Building a Better Car with Big Data

December 10, 2015

8:00 pm

“From a Ford standpoint, we’ve always been users of data. We’ve conducted surveys, we’ve done research. We get customer satisfaction from our dealers. Increasingly with the notion of big data, we have tools, platforms and ways of analyzing the data in a much more sophisticated way that helps improve our products and services.” – Don Butler

When Karl Benz first invented the Motor Car in 1886, it was a tool intended to get people from point A to point B faster than the horse drawn carriage. Since then, cars have improved in every way. They are faster and safer. They are customizable. And after transitioning from vacuum-based carburetors to oxygen sensors for fuel economy in the 1970’s, cars have gone from 99 percent hardware to just 60 percent hardware. The remaining 40 percent consists of software. It is because of such software improvements that modern vehicles are now contributing Big Data. With Big Data – and related tools like Hadoop Spark and more – automobile giants like Ford and General Motors can build a better car.

Big Data is improving cars in three specific ways:

1.Better Cars Are Ones That Need Fewer Repairs

When that “check engine” light comes on in the car, that is a fair warning to the driver that something is wrong. Typically it is only the driver who sees the warning, but now that cars can be wirelessly connected to dealerships and to other cars in addition to the driver and passengers, that information goes to a wider audience. With hundreds of sensors in hundreds of thousands of cars automatically reporting that, for example, “x” engine part fails after “x” number of miles, builders can take that into consideration and — ideally — create cars without that flaw. Ultimately, conclusions based on Big Data analyses result in actions that make cars more safe and reliable.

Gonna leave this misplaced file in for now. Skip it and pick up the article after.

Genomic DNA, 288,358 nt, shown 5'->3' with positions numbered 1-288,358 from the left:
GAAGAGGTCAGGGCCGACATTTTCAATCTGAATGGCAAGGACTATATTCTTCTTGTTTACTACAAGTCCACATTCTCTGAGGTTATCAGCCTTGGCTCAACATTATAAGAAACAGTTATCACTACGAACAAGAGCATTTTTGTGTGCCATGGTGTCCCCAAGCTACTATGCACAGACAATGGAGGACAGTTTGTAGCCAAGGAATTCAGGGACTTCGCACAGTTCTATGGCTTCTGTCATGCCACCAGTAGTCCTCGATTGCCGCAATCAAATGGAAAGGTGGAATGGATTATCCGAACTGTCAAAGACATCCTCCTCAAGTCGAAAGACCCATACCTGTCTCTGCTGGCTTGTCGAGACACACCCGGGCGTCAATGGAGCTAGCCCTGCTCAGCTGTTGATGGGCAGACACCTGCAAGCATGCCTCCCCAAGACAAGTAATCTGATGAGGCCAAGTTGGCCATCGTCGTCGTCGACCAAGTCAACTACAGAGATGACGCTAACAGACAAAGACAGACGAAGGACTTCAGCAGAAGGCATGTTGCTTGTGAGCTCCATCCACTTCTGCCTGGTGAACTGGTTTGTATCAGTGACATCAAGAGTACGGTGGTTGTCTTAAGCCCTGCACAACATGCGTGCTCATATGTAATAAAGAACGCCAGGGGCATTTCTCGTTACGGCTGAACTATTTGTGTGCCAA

2. Safe Cars Are Better Cars

The General Motors Sync3 system and Ford’s MyFord Touch use Wi-Fi to remotely sync software. This software includes navigation updates, emergency services alerts, and safety features such as 911 Assist. If there is an accident, the car itself can use the owner’s cell phone to call for help. This can be a truly valuable new addition, especially for any driver that has found themselves the victim of an accident while far from help. All of this adds up not only to a safer car for users, but also profit for manufacturers who can naturally charge more for the services.

3.Better Cars Communicate

The best cars communicate in real-time right when they are on the road. Information such as software updates and recall notices can be communicated automatically to the vehicle. As of late 2015, 9 million cars in the United States of America are connected. By the same time in the year 2020 that number will be over 35 million.

Undoubtedly back in the 1800’s Benz couldn’t have imagined what cars would turn out to be. Thanks to modern technology, cars can find their own parking spaces, avoid collisions, and even drive themselves. This isn’t some story out of science fiction that’s responsible for these incredible advanced either. What once seemed impossible only a decade or two ago is now very much the reality. Big Data has played an enormous role in these developments, and automotive manufacturers are seizing on this opportunity to deliver better products than ever before. The industry will only continue to improve as more and more big data is processed and analyzed while data scientists become accustomed to the new and exciting capabilities made available through Big Data.

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“I’ve been blessed to have a successful career and have recently taken a step back to pursue my passion of writing. I’ve started doing freelance writing and I love to write about new technologies and how it can help us and our planet. I also write for Dell every once and awhile.” – Rick DelGado

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